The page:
Atiku tenders 5, 638 result sheets against Buhari


Godwin Tsa, Abuja

The presidential candidate of the Peoples Democratic Party (PDP), Atiku Abubakar, has beefed up his legal team by obtaining the services of foremost constitutional lawyer, Professor Ben Nwabueze, a Senior Advocate of Nigeria (SAN), to prosecute his petition challenging the victory of President Muhammadu Buhari at the February 23 election before the Presidential Election Tribunal.

Nwabueze made his first appearance at the tribunal on yesterday where Atiku and the PDP opened their case by tendering a total of 5, 638 exhibits, made up of result sheets from the 25 local government areas of Niger State and 17 local government areas of Yobe State.

The documents, which were admitted as exhibits by the tribunal amidst objections from the Independent National Electoral Commission (INEC), President Buhari and the All Progressives Congress (APC), are Forms EC8A, EC8B and EC8C.

While Form EC8A is results of the presidential election from polling units, Forms EC8B and EC8C are results of the election from wards and local government areas of Niger State.

Also admitted in evidence was a receipt issued to the petitioners by INEC in respect of the tendered election materials, which was marked as exhibit 3, 465 by the tribunal.

The petitioners also tendered same documents with respect to the 17 local government areas of Yobe State.

The documents were admitted amidst objections from counsel to the respondents, who told the tribunal that they would adduce reasons for their objections at the address stage of the petition.

The tribunal chairman, Justice Mohammed Lawal Garba, who admitted the results as exhibits told lawyers to INEC, Buhari and APC to defer their objection to the point of address to the tribunal as earlier agreed by parties during the pre-hearing session.

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Earlier in the day, Nwabueze announced his appearance for the petitioners but left shortly afterwards.

He, however, told the tribunal that he was leaving the proceedings in the hands of Dr. Livy Ozougwu (SAN) and other lawyers in the legal team.

He, however, left the tribunal with a copy of his prepared address dated July 4, 2019.

In the said speech, the professor of law lent his voice to the claims that the last presidential election was flawed and that remedy must be found if democracy is to flourish.

He prayed the tribunal to allow him use his wheelchair due to his age and health situation.

Nwabueze’s two page statement read in part: “The February/March 2019 general election have come and gone, but the generality of Nigerians seem agreed that something was wrong with them, particularly the February presidential election.

“They suspect that the later was manipulated or, in more familiar language, rigged.

“What is not known is how or by whom the rigging was done. An election tribunal/court is now saddled with the task, an intractable task, of finding out the truth about what happened.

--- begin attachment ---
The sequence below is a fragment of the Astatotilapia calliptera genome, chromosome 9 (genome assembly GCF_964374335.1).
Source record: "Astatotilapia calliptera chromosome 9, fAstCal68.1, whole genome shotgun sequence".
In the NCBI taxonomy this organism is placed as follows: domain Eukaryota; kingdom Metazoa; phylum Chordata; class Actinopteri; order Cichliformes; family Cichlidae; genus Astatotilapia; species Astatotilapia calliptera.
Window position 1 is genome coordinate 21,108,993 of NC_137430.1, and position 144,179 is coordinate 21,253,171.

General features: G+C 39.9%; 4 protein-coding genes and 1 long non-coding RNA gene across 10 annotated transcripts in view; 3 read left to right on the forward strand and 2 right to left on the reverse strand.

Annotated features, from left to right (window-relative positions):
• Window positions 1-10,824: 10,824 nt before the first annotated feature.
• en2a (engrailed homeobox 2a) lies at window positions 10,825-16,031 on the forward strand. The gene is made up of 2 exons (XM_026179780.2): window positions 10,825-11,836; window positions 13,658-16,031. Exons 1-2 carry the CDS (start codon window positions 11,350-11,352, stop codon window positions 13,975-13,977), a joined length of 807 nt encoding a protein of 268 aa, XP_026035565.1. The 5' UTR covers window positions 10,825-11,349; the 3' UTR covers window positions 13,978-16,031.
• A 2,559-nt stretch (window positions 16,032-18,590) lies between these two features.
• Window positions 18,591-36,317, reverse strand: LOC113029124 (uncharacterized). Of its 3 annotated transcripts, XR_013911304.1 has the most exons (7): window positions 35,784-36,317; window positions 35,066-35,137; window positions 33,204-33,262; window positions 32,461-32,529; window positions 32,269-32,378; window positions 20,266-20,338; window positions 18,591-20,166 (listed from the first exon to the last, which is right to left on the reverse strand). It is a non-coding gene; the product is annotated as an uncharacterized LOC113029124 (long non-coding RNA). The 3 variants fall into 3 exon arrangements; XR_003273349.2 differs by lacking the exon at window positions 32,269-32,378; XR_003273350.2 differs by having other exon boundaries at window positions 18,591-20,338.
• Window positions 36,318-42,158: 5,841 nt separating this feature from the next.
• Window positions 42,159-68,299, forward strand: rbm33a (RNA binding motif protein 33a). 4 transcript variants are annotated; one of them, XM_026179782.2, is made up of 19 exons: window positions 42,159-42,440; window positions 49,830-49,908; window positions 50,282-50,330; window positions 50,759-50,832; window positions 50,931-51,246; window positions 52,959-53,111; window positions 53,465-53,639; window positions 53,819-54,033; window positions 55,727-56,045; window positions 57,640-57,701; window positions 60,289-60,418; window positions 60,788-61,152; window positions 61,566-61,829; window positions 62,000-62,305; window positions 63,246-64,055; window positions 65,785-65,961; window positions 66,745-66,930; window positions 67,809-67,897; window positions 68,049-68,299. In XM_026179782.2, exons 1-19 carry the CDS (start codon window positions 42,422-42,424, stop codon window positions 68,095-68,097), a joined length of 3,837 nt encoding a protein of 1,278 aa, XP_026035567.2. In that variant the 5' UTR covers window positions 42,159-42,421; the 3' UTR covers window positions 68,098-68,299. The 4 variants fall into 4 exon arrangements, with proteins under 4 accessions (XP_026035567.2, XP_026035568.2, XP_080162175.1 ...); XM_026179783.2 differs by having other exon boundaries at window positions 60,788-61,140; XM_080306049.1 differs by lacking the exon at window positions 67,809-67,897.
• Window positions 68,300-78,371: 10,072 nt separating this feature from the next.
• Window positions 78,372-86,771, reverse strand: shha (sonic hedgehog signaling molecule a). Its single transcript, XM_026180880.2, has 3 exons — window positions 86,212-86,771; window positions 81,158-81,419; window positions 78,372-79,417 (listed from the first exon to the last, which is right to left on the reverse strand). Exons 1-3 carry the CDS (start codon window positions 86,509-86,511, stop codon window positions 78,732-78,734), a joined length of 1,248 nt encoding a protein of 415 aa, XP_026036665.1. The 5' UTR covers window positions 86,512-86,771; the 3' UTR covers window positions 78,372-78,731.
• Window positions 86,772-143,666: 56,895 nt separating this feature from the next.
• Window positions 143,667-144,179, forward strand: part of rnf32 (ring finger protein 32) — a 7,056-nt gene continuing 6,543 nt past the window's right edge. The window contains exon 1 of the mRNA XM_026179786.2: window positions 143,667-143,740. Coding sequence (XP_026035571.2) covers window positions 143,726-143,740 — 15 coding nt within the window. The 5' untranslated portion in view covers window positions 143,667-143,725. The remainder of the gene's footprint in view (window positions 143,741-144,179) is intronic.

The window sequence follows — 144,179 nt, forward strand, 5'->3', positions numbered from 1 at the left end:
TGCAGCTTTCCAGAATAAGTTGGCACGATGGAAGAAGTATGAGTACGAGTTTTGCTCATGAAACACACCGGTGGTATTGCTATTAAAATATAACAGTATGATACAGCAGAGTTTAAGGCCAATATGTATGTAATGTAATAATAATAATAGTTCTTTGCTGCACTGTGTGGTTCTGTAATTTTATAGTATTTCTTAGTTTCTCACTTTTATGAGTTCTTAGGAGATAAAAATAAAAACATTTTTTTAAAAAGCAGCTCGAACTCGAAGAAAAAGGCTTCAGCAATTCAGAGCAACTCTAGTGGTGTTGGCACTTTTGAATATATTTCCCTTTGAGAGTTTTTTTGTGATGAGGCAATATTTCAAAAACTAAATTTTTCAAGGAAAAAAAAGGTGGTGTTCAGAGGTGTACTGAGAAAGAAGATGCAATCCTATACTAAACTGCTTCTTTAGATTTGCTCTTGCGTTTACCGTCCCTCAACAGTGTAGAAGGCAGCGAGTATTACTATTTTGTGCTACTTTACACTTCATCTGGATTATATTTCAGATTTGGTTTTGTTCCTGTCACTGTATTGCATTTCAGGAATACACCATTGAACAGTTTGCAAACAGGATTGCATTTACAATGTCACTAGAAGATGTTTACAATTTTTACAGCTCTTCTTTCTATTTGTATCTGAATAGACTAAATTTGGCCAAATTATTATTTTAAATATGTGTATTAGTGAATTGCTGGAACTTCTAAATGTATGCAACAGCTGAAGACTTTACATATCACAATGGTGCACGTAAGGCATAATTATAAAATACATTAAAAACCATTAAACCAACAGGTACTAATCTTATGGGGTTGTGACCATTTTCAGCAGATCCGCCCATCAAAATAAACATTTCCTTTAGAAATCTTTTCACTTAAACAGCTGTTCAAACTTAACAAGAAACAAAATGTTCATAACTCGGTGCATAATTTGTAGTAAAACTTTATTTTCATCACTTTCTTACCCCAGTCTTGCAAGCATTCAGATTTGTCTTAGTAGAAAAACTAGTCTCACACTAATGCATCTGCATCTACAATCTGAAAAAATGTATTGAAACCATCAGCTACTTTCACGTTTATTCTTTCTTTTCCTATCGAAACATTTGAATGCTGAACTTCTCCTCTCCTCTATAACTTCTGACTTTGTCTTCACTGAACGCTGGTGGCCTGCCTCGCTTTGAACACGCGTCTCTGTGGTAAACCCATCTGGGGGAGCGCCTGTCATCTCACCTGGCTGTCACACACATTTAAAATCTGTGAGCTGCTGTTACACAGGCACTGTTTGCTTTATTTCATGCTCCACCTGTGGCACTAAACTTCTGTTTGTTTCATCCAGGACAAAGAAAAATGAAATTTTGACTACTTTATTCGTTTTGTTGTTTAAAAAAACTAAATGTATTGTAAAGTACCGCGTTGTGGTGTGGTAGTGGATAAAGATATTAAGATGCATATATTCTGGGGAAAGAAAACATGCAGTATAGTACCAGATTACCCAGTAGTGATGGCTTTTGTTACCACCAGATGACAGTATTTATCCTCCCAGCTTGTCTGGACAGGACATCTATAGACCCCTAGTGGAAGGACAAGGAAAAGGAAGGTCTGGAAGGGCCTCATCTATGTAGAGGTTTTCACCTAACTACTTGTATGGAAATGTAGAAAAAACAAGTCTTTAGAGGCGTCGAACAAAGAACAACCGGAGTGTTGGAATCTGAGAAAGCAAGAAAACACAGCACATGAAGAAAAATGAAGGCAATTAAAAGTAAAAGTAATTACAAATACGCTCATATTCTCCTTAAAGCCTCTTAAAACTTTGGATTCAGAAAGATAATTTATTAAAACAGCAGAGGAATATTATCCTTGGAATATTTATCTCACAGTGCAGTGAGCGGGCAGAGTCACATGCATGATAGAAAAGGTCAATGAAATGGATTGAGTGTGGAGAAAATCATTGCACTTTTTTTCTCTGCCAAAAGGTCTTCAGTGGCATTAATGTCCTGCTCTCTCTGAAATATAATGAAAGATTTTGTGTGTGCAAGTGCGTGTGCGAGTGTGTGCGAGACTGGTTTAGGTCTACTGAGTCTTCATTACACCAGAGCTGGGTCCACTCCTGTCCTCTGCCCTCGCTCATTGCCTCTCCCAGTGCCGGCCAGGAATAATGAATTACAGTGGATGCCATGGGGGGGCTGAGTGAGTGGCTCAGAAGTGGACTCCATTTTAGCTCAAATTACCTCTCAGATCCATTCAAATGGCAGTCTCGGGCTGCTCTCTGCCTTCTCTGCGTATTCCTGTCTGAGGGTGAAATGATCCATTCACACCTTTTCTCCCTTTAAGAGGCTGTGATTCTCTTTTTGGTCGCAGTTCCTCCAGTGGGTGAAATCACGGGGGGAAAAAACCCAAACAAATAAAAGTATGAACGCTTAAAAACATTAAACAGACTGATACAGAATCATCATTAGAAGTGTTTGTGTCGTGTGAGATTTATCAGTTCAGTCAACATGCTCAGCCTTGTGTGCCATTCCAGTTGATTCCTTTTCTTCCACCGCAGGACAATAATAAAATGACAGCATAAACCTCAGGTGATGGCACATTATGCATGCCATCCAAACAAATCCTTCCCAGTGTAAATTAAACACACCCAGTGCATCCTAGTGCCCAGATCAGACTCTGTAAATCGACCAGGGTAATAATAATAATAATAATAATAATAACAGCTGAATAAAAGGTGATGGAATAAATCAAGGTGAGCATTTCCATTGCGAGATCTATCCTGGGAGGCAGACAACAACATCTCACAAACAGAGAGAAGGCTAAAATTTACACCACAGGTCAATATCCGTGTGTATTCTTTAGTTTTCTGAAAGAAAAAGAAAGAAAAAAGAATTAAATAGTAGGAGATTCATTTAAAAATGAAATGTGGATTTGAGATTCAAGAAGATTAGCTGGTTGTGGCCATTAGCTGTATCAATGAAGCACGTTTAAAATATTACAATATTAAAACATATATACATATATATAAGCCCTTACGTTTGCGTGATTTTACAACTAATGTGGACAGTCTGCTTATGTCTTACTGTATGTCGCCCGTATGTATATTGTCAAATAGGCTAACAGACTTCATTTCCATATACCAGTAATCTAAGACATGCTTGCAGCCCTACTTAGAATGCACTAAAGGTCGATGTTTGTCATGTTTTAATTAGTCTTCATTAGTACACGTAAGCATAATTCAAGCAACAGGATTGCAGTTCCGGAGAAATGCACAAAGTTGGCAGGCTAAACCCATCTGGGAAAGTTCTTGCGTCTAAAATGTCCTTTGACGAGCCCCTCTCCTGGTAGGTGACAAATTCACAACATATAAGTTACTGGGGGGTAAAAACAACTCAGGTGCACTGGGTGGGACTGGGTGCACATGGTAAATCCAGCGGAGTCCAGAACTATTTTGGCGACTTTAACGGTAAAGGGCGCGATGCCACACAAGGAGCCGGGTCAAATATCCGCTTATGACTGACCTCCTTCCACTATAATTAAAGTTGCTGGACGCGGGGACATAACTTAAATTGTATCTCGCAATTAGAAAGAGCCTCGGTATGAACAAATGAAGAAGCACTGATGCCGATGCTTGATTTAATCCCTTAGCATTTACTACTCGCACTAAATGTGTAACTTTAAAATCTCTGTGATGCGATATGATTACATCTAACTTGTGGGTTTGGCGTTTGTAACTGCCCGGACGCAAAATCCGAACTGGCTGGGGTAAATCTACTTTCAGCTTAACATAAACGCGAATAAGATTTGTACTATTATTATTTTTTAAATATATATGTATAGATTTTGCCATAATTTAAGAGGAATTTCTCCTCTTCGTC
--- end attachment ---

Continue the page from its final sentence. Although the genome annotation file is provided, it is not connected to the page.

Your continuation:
“The task before it is made intractable by what Justice Kishna Iyer of the Indian Supreme Court referred to as ‘the tyranny of procedure, the horror of the doctrine of precedent, with its stifling and deadening insistence on uniformity, and the booby traps of pleadings.

“The decided election cases show the election tribunal/court to have succumbed all too readily to these constraining factors, but Nigerians still expect it to rise above the self-imposed shackles in order to find out the truth about what happened during that election.

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“The tribunal/court owes it as a duty to the country to do so, as the discovery of the truth will help to set us free from the scourge of electoral malpractices.

“As the Court of Appeal and the Supreme Court have stated in several cases, election petitions are sui generis proceedings, established, not for the purpose of adjudicating disputes arising in dealings or transactions between individual persons, but for the purpose of enabling the political community to choose, in free and fair election, persons to manage public affairs on its behalf and for the benefit of all its members, which makes largely inappropriate the technicalities of the law of pleadings and evidence applicable in ordinary cases between individual persons.

“An election petition is not such ordinary case; it is sui generis, to which the technicalities of the law of pleadings and evidence may not be appropriate.

“And the Judicial Committee of the Privy Council has said that a tribunal is not deprived of the character of a court or its decisions the character of judicial decisions simply because of it is empowered by statue to decide as it thinks just and equitable or according to equity and good conscience, in as much as the effect of such a power given to a court is not to exonerate it from all rules of law: Peacock V. Newton Marrickville and General Co-operative Building Society No. 4 Ltd (1943) 67 CLR 25.

“An approach based on law but moderated by what is just and equitable in the interest of peace, security and good governance of the community is what is needed in election cases, not a rigid adherence to the technicalities of the law of pleadings and evidence and the doctrine of precedent.”

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At the end of the speech, Nwabueze announced that Uzoukwu would take charge of yesterday’s proceedings.

Meanwhile, proceedings have been adjourned to today for continuation of hearing.

The petitioners flooded the tribunal with boxes of electoral materials in which they intend to lead evidence. The states include Niger, Yobe, Kebbi and Jigawa.



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